Hôpital de la Pitié / Hospice des Orphelins, Paris, Seine, France
The Hôpital de la Pitié was founded in 1612 for the reception of paupers. It occupied premises at at 1 Rue Copeau (now Rue Lacépède) and was so called because its chapel was dedicated to Notre Dame de la Pitié. In 1657, it became an annexe of the General Hospital of Salpêtrière and became an asylum for orphans and also for the children of beggars.
In 1809, the children were transferred to new premises at 124 Rue du Faubourg Saint Antoine, which became known as the Hospice des Orphelins. The Rue Copeau building then became an annexe of the Hotel Dieu Hospital.
In the 1820s, the Hospice des Orphelins housed up to 750 inmates of both sexes, aged from 2 to 12 years. They were taught reading, writing and arithmetic. At an early age, the boys were sent to learn rural occupations or were apprenticed to some trade, though still remaining under the protection of the institution until they were of age. The girls were taught, sewing, embroidery and other domestic skills.
In 1838, a further move took the institution to 74 Rue d'Enfer where it was housed in part of the premises already used by the Hospice des Enfants-Trouvés. Children were transferred from that department into the Hospice des Orphelins at the age of two. It also received children whose parents were dead, those whose parents certified they were unable to support them, and the children of poor persons having to enter hospital for treatment. Both sections of the Rue d'Enfer site were run by the Sisters of St Vincent de Paul. The children were all educated in reading, writing and arithmetic, and were placed out in trades at the age of 21.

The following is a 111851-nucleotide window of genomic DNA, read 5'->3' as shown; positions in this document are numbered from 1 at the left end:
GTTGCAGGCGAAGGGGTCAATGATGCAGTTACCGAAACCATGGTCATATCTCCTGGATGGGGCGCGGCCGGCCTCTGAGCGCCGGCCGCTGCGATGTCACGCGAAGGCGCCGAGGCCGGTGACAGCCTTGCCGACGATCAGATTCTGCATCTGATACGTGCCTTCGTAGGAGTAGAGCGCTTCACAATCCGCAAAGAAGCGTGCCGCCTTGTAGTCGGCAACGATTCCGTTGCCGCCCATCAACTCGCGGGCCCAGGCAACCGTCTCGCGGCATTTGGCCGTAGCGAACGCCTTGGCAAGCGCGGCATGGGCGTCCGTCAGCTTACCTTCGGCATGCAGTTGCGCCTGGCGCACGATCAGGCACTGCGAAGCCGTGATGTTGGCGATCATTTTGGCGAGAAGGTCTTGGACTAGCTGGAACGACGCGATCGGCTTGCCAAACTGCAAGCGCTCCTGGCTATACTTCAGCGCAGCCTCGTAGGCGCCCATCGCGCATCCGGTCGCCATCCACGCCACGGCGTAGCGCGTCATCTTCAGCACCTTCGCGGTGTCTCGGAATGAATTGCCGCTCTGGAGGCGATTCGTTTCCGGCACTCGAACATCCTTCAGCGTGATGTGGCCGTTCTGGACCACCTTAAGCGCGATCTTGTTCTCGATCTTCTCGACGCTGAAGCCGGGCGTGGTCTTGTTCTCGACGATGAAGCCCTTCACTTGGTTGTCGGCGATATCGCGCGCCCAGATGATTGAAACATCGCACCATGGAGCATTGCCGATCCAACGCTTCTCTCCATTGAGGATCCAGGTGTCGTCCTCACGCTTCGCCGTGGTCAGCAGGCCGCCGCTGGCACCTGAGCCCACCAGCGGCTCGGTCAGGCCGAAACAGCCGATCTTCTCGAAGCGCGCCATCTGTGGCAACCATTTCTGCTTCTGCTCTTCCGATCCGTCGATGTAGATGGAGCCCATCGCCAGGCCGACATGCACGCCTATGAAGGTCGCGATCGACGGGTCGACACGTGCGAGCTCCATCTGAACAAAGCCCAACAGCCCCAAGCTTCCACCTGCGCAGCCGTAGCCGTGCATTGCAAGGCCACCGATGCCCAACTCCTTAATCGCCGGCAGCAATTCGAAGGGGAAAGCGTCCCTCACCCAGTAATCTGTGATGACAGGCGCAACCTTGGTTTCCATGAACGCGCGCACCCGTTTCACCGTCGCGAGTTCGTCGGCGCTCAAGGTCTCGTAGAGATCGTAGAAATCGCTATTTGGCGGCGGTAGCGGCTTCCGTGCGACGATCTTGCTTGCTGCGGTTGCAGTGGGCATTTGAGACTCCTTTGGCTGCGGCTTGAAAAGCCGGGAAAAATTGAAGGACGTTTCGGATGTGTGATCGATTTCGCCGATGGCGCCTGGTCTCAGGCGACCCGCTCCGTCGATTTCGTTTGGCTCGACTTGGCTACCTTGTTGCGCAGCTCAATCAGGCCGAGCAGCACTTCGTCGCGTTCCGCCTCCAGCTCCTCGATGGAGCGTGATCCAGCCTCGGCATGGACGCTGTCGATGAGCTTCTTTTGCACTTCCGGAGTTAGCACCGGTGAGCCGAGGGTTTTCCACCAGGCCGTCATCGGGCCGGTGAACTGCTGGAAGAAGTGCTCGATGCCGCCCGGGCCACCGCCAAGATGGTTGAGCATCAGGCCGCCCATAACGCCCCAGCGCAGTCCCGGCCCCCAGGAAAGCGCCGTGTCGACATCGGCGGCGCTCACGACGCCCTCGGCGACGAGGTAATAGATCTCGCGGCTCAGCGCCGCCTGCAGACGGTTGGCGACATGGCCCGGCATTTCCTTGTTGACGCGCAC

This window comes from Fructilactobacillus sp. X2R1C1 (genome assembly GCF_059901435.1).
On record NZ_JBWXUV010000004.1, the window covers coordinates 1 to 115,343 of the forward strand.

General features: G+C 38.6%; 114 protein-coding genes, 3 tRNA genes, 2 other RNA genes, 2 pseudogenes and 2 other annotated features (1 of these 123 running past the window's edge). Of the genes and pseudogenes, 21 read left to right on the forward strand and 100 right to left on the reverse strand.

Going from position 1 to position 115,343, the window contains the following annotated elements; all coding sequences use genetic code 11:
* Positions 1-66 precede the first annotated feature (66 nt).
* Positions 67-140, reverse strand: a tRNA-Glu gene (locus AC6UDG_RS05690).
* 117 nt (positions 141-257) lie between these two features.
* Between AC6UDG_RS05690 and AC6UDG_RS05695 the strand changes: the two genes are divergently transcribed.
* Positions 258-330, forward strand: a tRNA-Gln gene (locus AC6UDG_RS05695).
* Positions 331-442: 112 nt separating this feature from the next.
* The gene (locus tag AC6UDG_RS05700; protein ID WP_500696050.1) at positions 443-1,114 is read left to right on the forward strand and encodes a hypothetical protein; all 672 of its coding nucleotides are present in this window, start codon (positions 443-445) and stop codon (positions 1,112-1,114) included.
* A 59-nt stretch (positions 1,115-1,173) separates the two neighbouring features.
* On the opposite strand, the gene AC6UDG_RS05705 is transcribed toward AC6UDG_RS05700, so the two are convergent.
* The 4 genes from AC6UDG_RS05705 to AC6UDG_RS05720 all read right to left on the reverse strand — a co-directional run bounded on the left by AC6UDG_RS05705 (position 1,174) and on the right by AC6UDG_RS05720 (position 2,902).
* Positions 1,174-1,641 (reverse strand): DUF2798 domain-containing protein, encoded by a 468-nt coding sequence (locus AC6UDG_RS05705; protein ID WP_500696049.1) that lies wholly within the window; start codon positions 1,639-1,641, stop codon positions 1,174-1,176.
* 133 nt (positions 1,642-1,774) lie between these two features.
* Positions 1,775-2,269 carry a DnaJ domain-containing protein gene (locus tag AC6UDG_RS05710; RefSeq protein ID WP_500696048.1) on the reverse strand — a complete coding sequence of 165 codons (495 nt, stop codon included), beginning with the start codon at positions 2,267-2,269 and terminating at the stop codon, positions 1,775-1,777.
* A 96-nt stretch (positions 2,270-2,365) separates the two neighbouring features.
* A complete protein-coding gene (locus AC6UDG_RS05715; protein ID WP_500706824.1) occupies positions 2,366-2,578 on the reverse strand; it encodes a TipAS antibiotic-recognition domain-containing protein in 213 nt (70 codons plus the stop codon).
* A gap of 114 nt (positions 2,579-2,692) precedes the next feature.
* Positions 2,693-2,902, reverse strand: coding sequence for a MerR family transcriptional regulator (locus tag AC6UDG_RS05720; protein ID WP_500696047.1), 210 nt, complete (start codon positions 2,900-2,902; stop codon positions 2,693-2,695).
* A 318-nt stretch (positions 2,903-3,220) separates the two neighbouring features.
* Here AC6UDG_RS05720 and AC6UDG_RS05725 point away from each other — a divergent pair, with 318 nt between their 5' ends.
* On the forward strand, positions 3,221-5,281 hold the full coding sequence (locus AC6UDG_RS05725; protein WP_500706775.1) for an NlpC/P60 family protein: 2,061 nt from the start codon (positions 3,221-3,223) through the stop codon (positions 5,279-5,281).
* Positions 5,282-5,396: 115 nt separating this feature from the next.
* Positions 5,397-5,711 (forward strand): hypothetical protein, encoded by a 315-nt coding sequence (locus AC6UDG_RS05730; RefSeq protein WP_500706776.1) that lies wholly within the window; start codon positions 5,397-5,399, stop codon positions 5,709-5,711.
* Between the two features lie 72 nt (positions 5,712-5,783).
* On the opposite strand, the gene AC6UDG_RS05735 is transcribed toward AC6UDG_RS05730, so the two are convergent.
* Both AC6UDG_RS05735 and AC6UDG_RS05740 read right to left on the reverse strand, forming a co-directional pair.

From 1859 to 1906, foundlings, abandoned and orphaned children were officially known as 'enfants assistés', while a separate category of 'enfants moralement abandonnés' (morally abandoned children) was created in 1881 — children aged from 12 to 16 whose parents could not provide education, from a material or moral point of view; from 1907, these different categories all became 'pupilles de l'assistance' (wards of assistance), then 'de l'État') of the state.
The Rue d'Enfer site (now Avenue Denfert-Rochereau Avenue) is now occupied by the Saint Vincent de Paul Hospital. In 1911, the Pitié moved from the Rue Copeau to a site adjacent to the Salp&eacirc;trière Hospital, with which it merged in 1964.
Note: many repositories impose a closure period of up to 100 years for records identifying individuals. Before travelling a long distance, always check that the records you want to consult will be available.
- Archives de Paris, 18 Boulevard Sérurier, 75019, Paris. Has extensive records for the city's foundling, abandoned and orphan children from 1639 onwards — there is a useful introductory page.
- Dinan, Susan E. Women and Poor Relief in Seventeenth-Century France: The Early History of the Daughters of Charity (2017, Routledge)
- Fuchs, Rachel Abandoned Children: Foundlings and Child Welfare in Nineteenth-Century France (1984, State University of New York)
- None identified at present.